Not all of us have land or space on our property suitable for a compost bin. Here’s how to compost without a compost bin, in your very own kitchen.
I grew up in a household where we had our own compost bin – or I should say bins – out the back, where we would tip in our daily food scraps. Now that I’ve moved out and currently renting, owning my own compost bin just isn’t feasible.
For those of you who, too, find composting to reduce your food waste not practical or feasible because you’re renting a property, moving around frequently, living in an apartment or have no lease or ownership of the land you live on, I got you.
I give you: The Urban Composter. The idea: Compost in your kitchen.
This handy solution sits on your benchtop all day long, breaking down your kitchen scraps into preconditioned scraps for faster composting right in front of your very eyes.
I bought my Urban Composter from Biome, a completely plastic-free, palm oil-free, natural store, who stock eco-friendly sunscreens, natural deodorant, compostable kitchen appliances, stainless steel bottles, Tupperware and more! They believe “the daily choices you make have the power to transform our world, and by living in harmony with our planet and all who share it, we empower ourselves, enrich our lives and enhance our wellbeing.” Biome is focused on sharing information and products with both individuals and businesses who want to reduce their impact and protect the planet.
Their mission, ‘To preserve a safe, healthy environment on this wonderous planet for now, and for those who come after us.’
I have the Urban Composter Bokashi Compost Starter Kit, containing the 16L Chilli-coloured bin.
They come in a range of colours, and have a couple of different sizes; the smaller bucket (City Composter), sits on the bench, and the larger bucket (Urban Composter) can be used to empty the scraps into as the small bucket fills up – it’s great to keep food scraps in while the other bucket ferments, or alternatively, if both buckets are full and fermenting, you can store new scraps in the freezer.
Here’s how to compost with the Urban Composter.
- Screw the tap on tight, and make sure the filter is in place at the bottom. To double check it’s on tight enough, do a water test. No water should leak out the bottom if screwed on well enough.
- Place a napkin or paper towel on the bottom of the bin, over the strainer, to prevent tap blockages.
- Cut up your scraps – veggies, fruit, meat, dairy, citrus, onions, eggs, breads, cereals, coffee grounds, small bones, etc. – into small pieces before you throw them in the bucket. Avoid liquids and rotten foods.
- Spray about 2-4 squirts of compost accelerator on top of the scraps each time scraps are added, then seal the lid – make sure it’s tight. A tip from Ethically Kate: Sprinkle a little sugar on the scraps once you’ve used the spray. This helps with microbe growth and reduces odour.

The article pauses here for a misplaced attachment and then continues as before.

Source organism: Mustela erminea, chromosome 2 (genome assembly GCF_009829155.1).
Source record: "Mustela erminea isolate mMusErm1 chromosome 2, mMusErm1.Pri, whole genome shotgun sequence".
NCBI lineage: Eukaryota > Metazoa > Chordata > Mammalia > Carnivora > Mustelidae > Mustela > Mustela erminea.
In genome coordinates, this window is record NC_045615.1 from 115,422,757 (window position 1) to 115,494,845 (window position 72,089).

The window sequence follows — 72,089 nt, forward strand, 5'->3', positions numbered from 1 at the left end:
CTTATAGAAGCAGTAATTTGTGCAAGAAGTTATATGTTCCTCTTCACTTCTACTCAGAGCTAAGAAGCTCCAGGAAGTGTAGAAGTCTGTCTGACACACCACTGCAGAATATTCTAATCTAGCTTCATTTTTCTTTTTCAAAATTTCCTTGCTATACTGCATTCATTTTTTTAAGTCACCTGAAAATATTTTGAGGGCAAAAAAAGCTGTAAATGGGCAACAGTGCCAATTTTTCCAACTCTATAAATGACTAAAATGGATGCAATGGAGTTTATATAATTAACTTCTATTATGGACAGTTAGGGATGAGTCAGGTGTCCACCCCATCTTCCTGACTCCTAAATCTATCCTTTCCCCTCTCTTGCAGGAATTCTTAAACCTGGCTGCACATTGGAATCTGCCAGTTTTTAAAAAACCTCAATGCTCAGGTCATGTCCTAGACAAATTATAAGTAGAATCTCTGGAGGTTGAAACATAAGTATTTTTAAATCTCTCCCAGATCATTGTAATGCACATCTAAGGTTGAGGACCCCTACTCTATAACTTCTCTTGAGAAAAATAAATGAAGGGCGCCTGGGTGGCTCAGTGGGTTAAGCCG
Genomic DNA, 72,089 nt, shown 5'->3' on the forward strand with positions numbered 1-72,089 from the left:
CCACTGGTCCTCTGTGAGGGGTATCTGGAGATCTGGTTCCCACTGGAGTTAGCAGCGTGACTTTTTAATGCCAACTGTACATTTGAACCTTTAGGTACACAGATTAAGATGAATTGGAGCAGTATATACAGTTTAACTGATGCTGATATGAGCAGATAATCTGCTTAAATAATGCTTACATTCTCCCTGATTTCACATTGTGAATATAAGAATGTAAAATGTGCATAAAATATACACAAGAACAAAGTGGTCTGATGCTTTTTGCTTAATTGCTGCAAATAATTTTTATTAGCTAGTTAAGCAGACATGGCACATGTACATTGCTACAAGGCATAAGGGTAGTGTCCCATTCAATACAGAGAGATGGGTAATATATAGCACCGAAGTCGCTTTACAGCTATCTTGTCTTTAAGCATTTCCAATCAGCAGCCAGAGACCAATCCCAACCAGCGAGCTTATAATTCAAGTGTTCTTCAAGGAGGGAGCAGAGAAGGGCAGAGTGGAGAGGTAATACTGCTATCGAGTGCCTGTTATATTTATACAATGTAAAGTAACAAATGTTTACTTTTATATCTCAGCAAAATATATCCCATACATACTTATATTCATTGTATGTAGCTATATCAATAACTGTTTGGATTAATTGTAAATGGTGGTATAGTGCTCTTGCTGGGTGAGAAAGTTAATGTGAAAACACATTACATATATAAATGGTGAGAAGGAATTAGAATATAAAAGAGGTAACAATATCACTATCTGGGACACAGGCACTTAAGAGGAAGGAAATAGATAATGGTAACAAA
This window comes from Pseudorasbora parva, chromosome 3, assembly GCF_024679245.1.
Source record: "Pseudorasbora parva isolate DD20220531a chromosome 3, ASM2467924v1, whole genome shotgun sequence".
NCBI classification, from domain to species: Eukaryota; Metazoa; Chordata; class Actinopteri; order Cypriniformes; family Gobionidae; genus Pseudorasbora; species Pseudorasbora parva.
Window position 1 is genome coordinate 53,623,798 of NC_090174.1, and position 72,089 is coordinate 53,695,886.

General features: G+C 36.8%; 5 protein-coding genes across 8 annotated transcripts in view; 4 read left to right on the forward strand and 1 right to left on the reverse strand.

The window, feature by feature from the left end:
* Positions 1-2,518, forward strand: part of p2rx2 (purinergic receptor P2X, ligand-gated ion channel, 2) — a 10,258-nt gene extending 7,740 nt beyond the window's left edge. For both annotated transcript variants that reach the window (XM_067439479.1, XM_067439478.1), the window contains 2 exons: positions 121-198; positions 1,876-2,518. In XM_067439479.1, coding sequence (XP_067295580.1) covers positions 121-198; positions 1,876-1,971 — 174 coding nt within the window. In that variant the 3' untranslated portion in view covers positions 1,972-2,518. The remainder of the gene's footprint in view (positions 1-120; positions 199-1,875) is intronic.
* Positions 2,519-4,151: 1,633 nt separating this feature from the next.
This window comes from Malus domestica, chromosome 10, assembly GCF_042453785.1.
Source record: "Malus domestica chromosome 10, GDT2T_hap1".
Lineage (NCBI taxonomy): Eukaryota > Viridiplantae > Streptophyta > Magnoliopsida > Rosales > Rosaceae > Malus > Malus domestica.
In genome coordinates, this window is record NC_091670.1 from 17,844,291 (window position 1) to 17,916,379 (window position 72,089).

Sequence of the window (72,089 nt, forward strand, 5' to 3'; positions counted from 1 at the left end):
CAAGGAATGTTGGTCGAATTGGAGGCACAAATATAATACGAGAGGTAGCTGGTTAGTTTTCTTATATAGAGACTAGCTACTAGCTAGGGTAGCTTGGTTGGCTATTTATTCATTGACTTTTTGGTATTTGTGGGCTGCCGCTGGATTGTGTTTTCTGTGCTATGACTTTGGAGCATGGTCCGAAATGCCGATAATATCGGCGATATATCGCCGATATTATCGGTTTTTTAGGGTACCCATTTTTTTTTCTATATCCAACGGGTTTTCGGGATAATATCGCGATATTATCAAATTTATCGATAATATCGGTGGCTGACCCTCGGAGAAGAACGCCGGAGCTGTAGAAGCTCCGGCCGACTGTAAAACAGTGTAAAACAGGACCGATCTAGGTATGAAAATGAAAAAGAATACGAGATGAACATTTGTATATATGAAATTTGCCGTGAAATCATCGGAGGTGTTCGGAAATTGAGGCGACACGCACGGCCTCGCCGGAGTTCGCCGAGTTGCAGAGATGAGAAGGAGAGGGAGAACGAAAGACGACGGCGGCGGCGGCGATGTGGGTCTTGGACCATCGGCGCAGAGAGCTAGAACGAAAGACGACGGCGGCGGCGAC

- Empty the tap each day or every two days, dilute this juice/liquid with water, and pour on your plants – they LOVE it. Alternatively, this juice can be flushed down the sink to help clean drains.
- Empty your bin every 12-14 days (particularly in summer) into an outdoor compost bin (if you have one), bury in the garden or find someone who needs the compost at ShareWaste.
Some cities collect organic waste from homes, schools, businesses, and restaurants. They then process it and return the finished product back to local farmers and gardeners to use on their plants. To find out if this service is available to you, call your waste collector or enter your postal code at findacomposter.com. Other wonderful composting services available include:
- We Compost: They’re a New Zealand-run company who can collect everything that is compostable, straight from your doorstep, event venue, or restaurant back door. Food scraps, compostable packaging… anything (see here for more about We Compost).
- ShareWaste: Connecting people who need to compost their scraps (donors), with those who have a compost available (hosts)!
- Positive Waste: Are an Australian food waste recovery initiative designed to help households, councils and organisations dispose of the food waste properly. If you’re a household joining, they provide you with a kitchen caddie and compostable corn starch bags, and once full, you pop your scraps bag in your food waste wheelie bin and they’ll come and collect it!
- Community gardens: These places will often take your food scraps to use as fertiliser for their plants (just inquire beforehand). You can find the nearest community garden to you by searching on Google or Ecosia.
- Black compost bins are often found second-hand on sites like Facebook Marketplace, Gumtree, etc.
- Rotating composters: These best for renters or if you come across a lot of pests in your area. They can be found second-hand or new at places like Bunnings.
I only work with brands I love and actually use. This is not a sponsored blog, I’m just a fan. It’s 100% my own words, photos, and opinion.
Kitchen composting tutorial
As always, this is not personal medical advice and we recommend that you talk with your doctor before trying or using any new products. I am not a doctor. All opinions expressed are my own personal thoughts and feelings of the products mentioned. Check with your doctor or health practitioner if you are uncertain about trying out any of the products, recipes or tips mentioned in this post.
Have you composted before? What’s your favourite way to reduce food waste? Share in the comments below.
Lots of love,